The new book, Streetlight, by former New York Transportation Commissioner Janette Sadik-Khan is an eye opener on how modern cities are planning and implementing solutions for moving people around.
Reading it gives more insight into the principles and stats that drive (or should be driving) city’s decisions about transportation options. The centrepiece of the book is Janette convincing Mayor Bloomberg that closing Times Square to cars will make traffic flow better. In addition she’s demonstrates that safety is her responsibility in addition to getting from A to B.
Transportation is one of the few professions where nearly 33,000 people can lose their lives in one year and no one in a position of responsibility is in danger of losing his or her job.
The book also does a great job of showing how residents and business respond to street design changes. On display is every example of FUD, criticism and nonsense ever heard at community consultation meetings.
The critics claimed that the project would create traffic chaos, city-paralyzing traffic. Carmageddon. We were told that no one would want to walk in the plazas or visit Times Square, that the change would strip the area of its character.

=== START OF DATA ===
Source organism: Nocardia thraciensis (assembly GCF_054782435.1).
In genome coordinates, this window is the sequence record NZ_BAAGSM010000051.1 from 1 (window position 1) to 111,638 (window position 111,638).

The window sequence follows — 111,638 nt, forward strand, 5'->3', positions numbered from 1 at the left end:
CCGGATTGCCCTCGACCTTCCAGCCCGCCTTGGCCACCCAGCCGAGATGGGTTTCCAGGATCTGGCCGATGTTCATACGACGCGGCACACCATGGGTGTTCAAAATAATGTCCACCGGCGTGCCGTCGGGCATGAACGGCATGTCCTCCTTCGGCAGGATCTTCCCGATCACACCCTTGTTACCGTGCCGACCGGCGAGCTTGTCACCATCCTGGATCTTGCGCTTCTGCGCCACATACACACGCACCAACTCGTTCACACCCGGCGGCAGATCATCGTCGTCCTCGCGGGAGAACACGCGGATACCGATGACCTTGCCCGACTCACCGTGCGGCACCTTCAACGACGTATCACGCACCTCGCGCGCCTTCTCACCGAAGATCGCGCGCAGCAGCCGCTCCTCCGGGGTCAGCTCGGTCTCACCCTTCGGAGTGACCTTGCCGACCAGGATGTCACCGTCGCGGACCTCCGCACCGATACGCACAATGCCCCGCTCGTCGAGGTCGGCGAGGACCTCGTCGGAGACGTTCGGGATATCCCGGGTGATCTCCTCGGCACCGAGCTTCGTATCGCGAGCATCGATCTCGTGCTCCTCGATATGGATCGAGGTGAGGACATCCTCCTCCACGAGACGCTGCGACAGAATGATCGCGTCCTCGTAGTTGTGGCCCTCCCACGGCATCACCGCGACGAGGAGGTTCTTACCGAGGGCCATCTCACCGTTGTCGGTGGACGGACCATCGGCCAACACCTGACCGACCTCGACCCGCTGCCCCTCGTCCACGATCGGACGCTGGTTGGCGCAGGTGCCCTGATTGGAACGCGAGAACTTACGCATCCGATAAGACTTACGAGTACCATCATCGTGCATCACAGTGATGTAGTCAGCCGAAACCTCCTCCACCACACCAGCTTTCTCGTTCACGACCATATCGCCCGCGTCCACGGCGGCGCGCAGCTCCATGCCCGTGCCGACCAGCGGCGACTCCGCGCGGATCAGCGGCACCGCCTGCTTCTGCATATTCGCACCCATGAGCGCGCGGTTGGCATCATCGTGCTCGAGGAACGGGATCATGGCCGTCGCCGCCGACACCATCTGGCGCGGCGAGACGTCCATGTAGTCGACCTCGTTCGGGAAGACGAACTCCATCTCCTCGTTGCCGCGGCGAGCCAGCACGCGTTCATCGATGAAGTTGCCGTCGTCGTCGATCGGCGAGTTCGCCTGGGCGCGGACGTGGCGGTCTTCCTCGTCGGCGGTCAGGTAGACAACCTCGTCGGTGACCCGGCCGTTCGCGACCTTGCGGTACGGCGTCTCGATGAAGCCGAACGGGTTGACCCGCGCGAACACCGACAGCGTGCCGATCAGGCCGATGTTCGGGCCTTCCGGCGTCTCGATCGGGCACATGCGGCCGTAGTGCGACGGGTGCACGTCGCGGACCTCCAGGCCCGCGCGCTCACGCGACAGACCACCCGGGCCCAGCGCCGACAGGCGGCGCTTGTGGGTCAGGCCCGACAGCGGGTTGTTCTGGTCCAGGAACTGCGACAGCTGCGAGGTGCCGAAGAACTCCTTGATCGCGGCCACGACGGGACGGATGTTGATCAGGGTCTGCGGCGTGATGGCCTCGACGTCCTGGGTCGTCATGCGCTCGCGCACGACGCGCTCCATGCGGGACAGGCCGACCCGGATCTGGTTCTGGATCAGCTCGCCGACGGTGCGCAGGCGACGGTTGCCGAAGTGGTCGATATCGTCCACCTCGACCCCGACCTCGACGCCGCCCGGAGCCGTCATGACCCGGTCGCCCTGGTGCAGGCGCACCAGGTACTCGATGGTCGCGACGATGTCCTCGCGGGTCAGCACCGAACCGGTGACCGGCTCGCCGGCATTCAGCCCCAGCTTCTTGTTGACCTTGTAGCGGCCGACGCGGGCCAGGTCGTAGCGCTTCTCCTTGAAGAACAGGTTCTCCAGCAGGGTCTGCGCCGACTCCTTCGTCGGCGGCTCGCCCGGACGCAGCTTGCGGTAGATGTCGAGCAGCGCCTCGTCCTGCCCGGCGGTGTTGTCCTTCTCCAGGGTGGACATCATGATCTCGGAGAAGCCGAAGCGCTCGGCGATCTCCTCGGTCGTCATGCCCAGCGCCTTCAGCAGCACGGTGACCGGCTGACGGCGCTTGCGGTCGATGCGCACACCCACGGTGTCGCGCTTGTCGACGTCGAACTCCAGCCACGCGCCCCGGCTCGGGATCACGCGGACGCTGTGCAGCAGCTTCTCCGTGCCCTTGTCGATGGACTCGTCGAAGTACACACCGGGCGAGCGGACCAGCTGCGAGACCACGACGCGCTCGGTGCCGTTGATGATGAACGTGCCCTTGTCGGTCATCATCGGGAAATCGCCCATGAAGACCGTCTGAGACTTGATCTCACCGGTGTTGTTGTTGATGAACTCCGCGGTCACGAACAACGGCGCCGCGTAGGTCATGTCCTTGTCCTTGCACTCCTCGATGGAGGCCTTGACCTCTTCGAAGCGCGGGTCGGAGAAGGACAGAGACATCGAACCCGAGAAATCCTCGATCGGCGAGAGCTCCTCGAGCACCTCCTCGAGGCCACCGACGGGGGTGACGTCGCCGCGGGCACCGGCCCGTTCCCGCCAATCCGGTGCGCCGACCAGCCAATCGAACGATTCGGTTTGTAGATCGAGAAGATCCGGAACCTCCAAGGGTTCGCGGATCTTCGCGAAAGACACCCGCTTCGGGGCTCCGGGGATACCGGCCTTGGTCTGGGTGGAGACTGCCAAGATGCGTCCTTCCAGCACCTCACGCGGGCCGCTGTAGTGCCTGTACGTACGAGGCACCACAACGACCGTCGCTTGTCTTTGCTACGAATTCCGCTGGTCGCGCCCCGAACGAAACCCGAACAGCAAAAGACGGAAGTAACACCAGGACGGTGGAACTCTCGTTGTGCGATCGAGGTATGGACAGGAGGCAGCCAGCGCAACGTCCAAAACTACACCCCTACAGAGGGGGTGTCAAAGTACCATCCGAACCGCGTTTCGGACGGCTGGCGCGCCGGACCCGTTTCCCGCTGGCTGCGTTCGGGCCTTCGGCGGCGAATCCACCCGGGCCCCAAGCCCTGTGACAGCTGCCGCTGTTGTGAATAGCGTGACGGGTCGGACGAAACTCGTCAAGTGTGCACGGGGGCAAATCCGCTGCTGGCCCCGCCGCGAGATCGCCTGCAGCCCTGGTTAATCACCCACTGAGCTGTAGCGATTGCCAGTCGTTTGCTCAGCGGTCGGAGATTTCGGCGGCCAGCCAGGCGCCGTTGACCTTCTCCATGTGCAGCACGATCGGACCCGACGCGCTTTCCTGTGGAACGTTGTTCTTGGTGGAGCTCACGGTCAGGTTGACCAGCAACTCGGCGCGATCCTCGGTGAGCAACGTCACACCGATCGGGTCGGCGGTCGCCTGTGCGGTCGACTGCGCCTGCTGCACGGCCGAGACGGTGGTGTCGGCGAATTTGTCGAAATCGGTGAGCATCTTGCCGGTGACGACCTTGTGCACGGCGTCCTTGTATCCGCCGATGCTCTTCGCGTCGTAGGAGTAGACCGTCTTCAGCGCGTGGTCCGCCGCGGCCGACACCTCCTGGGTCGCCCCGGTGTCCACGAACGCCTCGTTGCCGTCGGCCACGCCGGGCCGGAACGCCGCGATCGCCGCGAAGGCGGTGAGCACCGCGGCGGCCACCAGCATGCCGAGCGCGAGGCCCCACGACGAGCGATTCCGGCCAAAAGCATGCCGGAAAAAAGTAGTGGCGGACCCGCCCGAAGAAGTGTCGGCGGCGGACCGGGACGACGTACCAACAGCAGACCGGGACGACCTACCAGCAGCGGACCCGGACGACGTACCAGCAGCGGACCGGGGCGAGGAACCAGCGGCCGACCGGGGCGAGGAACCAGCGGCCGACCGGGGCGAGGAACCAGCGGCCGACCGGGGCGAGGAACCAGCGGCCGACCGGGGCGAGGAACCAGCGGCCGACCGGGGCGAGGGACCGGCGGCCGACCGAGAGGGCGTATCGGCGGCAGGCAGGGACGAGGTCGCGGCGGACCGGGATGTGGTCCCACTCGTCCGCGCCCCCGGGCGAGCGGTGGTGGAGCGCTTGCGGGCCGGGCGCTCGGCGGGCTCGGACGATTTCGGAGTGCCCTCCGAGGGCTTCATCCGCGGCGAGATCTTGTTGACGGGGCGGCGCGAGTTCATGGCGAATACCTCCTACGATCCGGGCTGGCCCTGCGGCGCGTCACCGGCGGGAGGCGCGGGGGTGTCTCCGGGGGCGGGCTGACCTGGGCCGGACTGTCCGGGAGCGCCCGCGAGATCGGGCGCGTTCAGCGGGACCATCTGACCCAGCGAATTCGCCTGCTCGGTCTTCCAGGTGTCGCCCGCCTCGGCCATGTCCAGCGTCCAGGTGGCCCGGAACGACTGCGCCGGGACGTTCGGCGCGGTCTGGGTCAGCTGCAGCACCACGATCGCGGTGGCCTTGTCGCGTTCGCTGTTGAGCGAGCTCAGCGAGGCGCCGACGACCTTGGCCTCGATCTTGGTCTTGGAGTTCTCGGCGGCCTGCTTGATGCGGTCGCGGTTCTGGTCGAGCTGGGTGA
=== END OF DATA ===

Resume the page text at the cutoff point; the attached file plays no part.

Meanwhile Sadik-Khan provides the data showing that Evidence Based Management is clearly pre-eminent in Bloomberg’s term.
When they asked retail and business managers, 68 percent said the plazas should be made permanent, and this pro-business sentiment wasn’t just based on anecdotes. The Real Estate Board of New York found that per-square-foot rental rates for ground-floor properties fronting Times Square doubled in a single year, a figure that would eventually triple. Five major retailers opened new stores in Times Square, and by the fall of 2011, Cushman & Wakefield announced that, for the first time in its rankings, Times Square was one of the top ten retail districts on the planet.
She goes on to cover topics such as parking, bike lanes, pedestrian crossings and the battles encountered over her 7 and half years of improving safety and transportation efficiency. These topics don’t sound like interesting reading however anyone out on the street in any city see them in action. Plus for our area which is going through change with accompanying issues of parking, traffic coming up at every community meeting, this book should be required reading.